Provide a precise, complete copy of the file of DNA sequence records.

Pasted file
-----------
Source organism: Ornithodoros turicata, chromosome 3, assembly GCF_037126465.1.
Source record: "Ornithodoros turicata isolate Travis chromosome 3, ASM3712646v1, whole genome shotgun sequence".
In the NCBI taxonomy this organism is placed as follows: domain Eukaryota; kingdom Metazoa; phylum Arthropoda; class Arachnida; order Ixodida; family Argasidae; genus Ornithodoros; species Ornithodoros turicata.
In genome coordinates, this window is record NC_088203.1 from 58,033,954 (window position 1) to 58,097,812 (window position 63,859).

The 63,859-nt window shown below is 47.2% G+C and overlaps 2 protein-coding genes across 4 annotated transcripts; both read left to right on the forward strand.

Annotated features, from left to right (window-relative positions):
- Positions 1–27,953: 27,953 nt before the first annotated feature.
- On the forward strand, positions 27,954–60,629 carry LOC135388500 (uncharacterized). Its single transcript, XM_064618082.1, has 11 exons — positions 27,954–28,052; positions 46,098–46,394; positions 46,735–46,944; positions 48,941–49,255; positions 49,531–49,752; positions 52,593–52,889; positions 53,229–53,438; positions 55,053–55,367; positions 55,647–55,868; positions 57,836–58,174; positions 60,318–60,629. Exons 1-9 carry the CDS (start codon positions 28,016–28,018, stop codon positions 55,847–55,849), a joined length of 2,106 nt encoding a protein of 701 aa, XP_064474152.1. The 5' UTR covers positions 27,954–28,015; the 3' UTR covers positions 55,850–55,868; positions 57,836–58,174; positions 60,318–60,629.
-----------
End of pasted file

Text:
Source organism: Ornithodoros turicata, chromosome 3, assembly GCF_037126465.1.
Source record: "Ornithodoros turicata isolate Travis chromosome 3, ASM3712646v1, whole genome shotgun sequence".
In the NCBI taxonomy this organism is placed as follows: domain Eukaryota; kingdom Metazoa; phylum Arthropoda; class Arachnida; order Ixodida; family Argasidae; genus Ornithodoros; species Ornithodoros turicata.
In genome coordinates, this window is record NC_088203.1 from 58,033,954 (window position 1) to 58,097,812 (window position 63,859).

The 63,859-nt window shown below is 47.2% G+C and overlaps 2 protein-coding genes across 4 annotated transcripts; both read left to right on the forward strand.

Annotated features, from left to right (window-relative positions):
- Positions 1–27,953: 27,953 nt before the first annotated feature.
- On the forward strand, positions 27,954–60,629 carry LOC135388500 (uncharacterized). Its single transcript, XM_064618082.1, has 11 exons — positions 27,954–28,052; positions 46,098–46,394; positions 46,735–46,944; positions 48,941–49,255; positions 49,531–49,752; positions 52,593–52,889; positions 53,229–53,438; positions 55,053–55,367; positions 55,647–55,868; positions 57,836–58,174; positions 60,318–60,629. Exons 1-9 carry the CDS (start codon positions 28,016–28,018, stop codon positions 55,847–55,849), a joined length of 2,106 nt encoding a protein of 701 aa, XP_064474152.1. The 5' UTR covers positions 27,954–28,015; the 3' UTR covers positions 55,850–55,868; positions 57,836–58,174; positions 60,318–60,629.